After years, the vacancy rate is starting to drop in Belgium. After peaking in May 2021, there are fewer empty stores today. However, vacancy levels are still almost double those in the Netherlands.
beyond the peak
At the end of 2022, 11.3% of commercial premises in Belgium were unoccupied. This figure is still significantly higher than that of Luxembourg (9.2%) and the Netherlands (6%), but lower than that of the United Kingdom (14.1%). But, above all, it represents an important break in the trend: for the first time since 2008, vacancy rates have fallen.
In 2008, 5.1% of all commercial properties were vacant, but this number has increased year-over-year since then… until May 2021. That’s when the vacancy rate hit a (provisional) high of 11.9%. . Despite the challenges, the positive trend continued last year. The number of vacant commercial premises decreased by 848 to 22,557. The number of vacant square meters remained constant: 2.7 million commercial square meters are vacant.
signs of stabilization
Where does this sudden improvement come from? Since 2020 there have been no store surface expansions. Of course, this does not mean that new commercial premises are not built, but that surfaces in other places disappear. In the Netherlands, this strategy has already been shown to reduce vacancy: redundant stores are given another function or transformed. The strategy also seems to be working in Belgium.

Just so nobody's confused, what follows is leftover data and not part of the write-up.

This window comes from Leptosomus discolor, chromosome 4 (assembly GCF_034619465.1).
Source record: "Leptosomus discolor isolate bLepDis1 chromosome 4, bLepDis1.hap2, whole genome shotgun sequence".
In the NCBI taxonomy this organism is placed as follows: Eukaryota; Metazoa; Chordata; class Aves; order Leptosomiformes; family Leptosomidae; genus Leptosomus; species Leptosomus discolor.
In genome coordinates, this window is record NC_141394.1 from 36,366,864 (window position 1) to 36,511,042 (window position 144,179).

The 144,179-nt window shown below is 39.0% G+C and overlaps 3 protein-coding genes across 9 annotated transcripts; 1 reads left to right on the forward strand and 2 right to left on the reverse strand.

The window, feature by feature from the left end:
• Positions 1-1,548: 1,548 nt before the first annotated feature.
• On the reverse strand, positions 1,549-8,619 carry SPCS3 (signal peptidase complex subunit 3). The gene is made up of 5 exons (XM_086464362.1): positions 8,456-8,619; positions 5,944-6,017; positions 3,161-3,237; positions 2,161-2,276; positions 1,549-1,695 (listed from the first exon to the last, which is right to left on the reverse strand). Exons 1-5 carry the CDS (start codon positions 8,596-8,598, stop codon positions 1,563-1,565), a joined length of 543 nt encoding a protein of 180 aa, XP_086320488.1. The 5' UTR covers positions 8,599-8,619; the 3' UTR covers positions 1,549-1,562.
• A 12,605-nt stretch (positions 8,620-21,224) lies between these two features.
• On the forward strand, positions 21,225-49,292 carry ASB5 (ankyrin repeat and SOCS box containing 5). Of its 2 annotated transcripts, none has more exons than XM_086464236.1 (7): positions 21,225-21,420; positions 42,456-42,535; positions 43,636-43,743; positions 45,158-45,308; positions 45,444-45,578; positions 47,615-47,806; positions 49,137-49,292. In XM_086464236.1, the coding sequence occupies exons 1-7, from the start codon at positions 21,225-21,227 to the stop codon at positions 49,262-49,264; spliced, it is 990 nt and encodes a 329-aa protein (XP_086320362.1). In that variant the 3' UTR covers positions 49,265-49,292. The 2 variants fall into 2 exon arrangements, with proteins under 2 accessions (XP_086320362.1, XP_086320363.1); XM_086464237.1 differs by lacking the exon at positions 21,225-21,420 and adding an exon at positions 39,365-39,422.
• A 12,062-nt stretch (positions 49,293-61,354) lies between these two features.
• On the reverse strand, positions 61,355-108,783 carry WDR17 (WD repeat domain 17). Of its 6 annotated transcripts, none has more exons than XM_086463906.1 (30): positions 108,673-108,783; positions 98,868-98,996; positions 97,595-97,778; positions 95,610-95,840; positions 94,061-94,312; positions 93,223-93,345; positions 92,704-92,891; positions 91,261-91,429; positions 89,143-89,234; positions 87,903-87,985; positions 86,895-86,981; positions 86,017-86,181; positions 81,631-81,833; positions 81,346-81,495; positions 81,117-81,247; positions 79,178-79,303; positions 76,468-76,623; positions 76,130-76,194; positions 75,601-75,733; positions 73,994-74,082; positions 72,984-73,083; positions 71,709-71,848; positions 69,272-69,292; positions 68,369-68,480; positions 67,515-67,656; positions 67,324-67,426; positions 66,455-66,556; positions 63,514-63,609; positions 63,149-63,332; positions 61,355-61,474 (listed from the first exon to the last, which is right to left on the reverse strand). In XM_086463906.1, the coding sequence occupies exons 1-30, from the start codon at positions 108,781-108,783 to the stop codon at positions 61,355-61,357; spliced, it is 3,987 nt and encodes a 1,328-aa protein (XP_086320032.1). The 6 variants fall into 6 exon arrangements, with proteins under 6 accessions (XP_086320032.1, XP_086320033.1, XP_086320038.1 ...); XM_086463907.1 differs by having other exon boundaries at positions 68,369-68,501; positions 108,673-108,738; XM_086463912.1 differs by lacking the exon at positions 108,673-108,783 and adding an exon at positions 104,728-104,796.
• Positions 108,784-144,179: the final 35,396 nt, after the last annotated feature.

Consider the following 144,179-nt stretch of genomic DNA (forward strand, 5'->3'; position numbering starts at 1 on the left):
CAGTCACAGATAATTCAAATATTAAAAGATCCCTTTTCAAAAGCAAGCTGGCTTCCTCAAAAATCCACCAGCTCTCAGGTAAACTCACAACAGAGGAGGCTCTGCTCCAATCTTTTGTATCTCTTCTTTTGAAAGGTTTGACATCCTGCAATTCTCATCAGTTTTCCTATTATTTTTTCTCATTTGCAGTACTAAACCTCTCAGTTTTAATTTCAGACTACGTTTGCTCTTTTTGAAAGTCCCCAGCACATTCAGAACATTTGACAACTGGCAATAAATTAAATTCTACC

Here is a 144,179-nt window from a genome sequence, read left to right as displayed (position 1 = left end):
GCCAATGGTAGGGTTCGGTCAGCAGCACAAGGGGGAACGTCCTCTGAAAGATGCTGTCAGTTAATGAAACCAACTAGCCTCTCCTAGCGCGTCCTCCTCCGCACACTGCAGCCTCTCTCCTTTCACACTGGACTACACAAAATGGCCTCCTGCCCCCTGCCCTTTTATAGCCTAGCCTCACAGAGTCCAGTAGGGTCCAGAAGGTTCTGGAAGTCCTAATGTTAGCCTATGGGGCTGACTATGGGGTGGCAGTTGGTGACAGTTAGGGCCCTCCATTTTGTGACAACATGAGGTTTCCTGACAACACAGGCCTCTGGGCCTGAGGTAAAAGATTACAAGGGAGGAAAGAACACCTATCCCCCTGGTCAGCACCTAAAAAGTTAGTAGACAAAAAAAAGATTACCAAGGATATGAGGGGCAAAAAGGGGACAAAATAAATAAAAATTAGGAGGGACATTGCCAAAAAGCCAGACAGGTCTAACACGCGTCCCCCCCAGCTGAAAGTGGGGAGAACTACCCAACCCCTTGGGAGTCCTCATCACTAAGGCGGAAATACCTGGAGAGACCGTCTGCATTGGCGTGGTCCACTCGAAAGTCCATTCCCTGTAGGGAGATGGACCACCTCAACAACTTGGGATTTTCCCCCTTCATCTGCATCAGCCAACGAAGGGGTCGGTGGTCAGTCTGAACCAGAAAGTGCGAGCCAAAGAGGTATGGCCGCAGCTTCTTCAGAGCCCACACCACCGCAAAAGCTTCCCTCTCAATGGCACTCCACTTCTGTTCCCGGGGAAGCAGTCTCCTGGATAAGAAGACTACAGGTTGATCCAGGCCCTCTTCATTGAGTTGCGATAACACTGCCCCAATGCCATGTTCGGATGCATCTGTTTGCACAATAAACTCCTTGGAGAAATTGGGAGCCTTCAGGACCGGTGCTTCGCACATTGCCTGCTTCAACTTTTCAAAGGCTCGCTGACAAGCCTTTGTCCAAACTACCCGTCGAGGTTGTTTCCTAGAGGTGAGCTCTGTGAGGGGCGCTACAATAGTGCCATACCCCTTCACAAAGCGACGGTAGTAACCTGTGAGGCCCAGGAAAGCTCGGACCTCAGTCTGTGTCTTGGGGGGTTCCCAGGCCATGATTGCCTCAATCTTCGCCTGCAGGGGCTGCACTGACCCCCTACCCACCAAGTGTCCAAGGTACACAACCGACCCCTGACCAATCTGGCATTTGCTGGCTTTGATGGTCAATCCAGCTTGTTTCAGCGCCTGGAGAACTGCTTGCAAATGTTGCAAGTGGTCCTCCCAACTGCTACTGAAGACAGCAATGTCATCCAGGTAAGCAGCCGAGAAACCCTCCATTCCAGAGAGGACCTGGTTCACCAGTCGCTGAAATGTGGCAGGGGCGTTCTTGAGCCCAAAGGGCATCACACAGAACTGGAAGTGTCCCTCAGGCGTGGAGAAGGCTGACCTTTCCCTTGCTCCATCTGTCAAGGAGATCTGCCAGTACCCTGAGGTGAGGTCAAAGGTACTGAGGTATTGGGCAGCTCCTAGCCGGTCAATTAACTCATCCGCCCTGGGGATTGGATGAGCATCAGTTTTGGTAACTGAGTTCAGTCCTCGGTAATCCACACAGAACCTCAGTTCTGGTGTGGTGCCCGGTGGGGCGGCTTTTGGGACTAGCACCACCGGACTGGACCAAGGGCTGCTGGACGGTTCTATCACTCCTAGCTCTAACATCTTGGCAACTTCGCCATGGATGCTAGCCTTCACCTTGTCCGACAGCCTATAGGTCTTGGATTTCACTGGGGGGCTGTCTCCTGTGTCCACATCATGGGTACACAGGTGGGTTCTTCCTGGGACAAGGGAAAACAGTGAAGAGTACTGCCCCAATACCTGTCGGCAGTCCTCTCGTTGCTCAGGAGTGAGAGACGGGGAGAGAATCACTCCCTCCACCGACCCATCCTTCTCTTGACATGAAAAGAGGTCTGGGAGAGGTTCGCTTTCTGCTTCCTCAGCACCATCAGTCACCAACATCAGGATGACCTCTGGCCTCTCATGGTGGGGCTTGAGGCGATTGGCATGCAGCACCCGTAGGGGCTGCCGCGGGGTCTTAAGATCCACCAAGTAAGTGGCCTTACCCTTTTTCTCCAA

In addition, the design office Location sees the first signs of stabilization after the internet leak. The number of stores stabilized for the first time in years, particularly in the toy, jewelry and book sectors, all branches where a large part of sales has moved to e-commerce.
The vacancy rate has decreased especially in Wallonia, although the percentage (12.7%) is still the highest there. It is notable that the centers of large cities also suffer much higher vacancy rates. In Verviers and Charleroi in particular, new construction projects outside the city have caused a lot of vacancy problems in the centers. In Verviers, for example, almost one store in two is empty, while in Charleroi it is one in three. On the other hand, the shopping centers themselves have the lowest vacancy rate (6%).
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After years, the vacancy rate is starting to drop in Belgium. After peaking in May 2021, there are fewer empty stores today.
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